Chastel was born in Belgium where she grew up and obtained a Master’s in Mathematics, she then moved to New York and worked in finance. Simultaneously, taking drawing classes at the Art Students League leading to figurative sculptures in terracotta and bronze, mastering the art of welding. Helena du Chastel got involved in art. The connection between the natural world and mathematics studied in Plato’s research intrigued her and so did the concept of sacred geometry. The idea that sacred shapes were not invented but found It is often called “sacred architecture” because it underlies everything and is woven into the fabric of all creation.
In using skills as a welder, Chastel has been able to assemble some natural shapes into bodies ultimately creating awareness that our physical world is intrinsically connected to geometry and symmetry. Recently she has used Corten steel, which develops a rusted appearance through a natural patination. The process of welding can be quite complicated at times, as a portion of the welding happens inside the object, obstructing the view of the overall composition until the final stages.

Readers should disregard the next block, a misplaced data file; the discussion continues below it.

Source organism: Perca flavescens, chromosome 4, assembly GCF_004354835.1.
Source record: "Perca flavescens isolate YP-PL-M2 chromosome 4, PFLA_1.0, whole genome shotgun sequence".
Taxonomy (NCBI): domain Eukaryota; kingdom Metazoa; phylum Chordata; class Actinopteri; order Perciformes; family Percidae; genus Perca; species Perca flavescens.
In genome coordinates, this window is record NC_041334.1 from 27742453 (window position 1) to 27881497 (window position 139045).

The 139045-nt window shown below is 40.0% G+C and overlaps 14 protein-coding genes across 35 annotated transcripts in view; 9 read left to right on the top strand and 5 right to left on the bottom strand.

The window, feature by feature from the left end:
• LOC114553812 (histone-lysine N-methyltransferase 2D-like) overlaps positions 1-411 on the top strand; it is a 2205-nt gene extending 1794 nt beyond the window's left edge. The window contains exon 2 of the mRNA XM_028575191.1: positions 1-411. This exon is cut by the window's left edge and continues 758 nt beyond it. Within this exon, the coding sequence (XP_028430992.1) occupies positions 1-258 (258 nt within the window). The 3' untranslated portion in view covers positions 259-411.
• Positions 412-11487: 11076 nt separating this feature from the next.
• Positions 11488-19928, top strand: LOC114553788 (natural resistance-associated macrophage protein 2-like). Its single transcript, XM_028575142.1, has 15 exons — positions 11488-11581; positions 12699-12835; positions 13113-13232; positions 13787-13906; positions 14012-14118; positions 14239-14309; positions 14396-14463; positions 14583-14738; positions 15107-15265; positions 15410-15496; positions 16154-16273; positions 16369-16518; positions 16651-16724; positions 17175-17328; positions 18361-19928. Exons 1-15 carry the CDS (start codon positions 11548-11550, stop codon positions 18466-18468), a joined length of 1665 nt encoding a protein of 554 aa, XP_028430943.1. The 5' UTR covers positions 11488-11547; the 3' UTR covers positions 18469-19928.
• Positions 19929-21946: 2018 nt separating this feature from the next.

Chastel works in Brooklyn, NY.